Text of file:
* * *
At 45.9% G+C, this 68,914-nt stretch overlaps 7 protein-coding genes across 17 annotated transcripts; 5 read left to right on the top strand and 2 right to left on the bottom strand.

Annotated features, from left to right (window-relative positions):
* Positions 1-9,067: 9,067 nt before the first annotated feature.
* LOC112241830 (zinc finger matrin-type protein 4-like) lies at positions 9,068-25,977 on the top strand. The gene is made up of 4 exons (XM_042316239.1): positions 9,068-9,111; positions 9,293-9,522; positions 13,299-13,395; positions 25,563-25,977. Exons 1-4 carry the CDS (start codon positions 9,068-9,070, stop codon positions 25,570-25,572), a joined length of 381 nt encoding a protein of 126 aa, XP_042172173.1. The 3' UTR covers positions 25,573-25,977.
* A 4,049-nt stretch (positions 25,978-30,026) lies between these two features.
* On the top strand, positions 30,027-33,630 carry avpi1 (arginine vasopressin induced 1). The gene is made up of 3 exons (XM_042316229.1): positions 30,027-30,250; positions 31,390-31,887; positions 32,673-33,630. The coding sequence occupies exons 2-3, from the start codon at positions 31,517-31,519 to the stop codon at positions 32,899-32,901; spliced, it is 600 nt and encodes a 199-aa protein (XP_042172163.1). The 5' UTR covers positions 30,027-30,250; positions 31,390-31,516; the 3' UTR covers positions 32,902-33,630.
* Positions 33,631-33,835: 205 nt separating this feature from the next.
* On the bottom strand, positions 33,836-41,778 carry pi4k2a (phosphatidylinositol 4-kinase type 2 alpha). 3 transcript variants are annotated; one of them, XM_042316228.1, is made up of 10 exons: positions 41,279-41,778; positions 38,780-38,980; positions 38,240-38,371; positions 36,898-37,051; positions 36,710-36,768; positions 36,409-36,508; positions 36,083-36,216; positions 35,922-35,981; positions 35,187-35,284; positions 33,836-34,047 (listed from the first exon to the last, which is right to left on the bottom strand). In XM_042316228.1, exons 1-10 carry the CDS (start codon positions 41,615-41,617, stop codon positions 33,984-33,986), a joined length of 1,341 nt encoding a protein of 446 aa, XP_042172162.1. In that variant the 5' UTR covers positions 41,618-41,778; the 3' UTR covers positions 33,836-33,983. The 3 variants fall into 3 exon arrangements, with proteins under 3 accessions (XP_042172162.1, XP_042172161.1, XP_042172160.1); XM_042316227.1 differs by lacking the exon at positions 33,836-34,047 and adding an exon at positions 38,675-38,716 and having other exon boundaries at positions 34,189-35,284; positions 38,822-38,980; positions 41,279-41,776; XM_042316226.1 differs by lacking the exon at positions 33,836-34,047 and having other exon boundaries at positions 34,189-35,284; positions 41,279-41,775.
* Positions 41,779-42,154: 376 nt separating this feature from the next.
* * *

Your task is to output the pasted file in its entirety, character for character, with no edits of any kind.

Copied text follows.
At 45.9% G+C, this 68,914-nt stretch overlaps 7 protein-coding genes across 17 annotated transcripts; 5 read left to right on the top strand and 2 right to left on the bottom strand.

Annotated features, from left to right (window-relative positions):
* Positions 1-9,067: 9,067 nt before the first annotated feature.
* LOC112241830 (zinc finger matrin-type protein 4-like) lies at positions 9,068-25,977 on the top strand. The gene is made up of 4 exons (XM_042316239.1): positions 9,068-9,111; positions 9,293-9,522; positions 13,299-13,395; positions 25,563-25,977. Exons 1-4 carry the CDS (start codon positions 9,068-9,070, stop codon positions 25,570-25,572), a joined length of 381 nt encoding a protein of 126 aa, XP_042172173.1. The 3' UTR covers positions 25,573-25,977.
* A 4,049-nt stretch (positions 25,978-30,026) lies between these two features.
* On the top strand, positions 30,027-33,630 carry avpi1 (arginine vasopressin induced 1). The gene is made up of 3 exons (XM_042316229.1): positions 30,027-30,250; positions 31,390-31,887; positions 32,673-33,630. The coding sequence occupies exons 2-3, from the start codon at positions 31,517-31,519 to the stop codon at positions 32,899-32,901; spliced, it is 600 nt and encodes a 199-aa protein (XP_042172163.1). The 5' UTR covers positions 30,027-30,250; positions 31,390-31,516; the 3' UTR covers positions 32,902-33,630.
* Positions 33,631-33,835: 205 nt separating this feature from the next.
* On the bottom strand, positions 33,836-41,778 carry pi4k2a (phosphatidylinositol 4-kinase type 2 alpha). 3 transcript variants are annotated; one of them, XM_042316228.1, is made up of 10 exons: positions 41,279-41,778; positions 38,780-38,980; positions 38,240-38,371; positions 36,898-37,051; positions 36,710-36,768; positions 36,409-36,508; positions 36,083-36,216; positions 35,922-35,981; positions 35,187-35,284; positions 33,836-34,047 (listed from the first exon to the last, which is right to left on the bottom strand). In XM_042316228.1, exons 1-10 carry the CDS (start codon positions 41,615-41,617, stop codon positions 33,984-33,986), a joined length of 1,341 nt encoding a protein of 446 aa, XP_042172162.1. In that variant the 5' UTR covers positions 41,618-41,778; the 3' UTR covers positions 33,836-33,983. The 3 variants fall into 3 exon arrangements, with proteins under 3 accessions (XP_042172162.1, XP_042172161.1, XP_042172160.1); XM_042316227.1 differs by lacking the exon at positions 33,836-34,047 and adding an exon at positions 38,675-38,716 and having other exon boundaries at positions 34,189-35,284; positions 38,822-38,980; positions 41,279-41,776; XM_042316226.1 differs by lacking the exon at positions 33,836-34,047 and having other exon boundaries at positions 34,189-35,284; positions 41,279-41,775.
* Positions 41,779-42,154: 376 nt separating this feature from the next.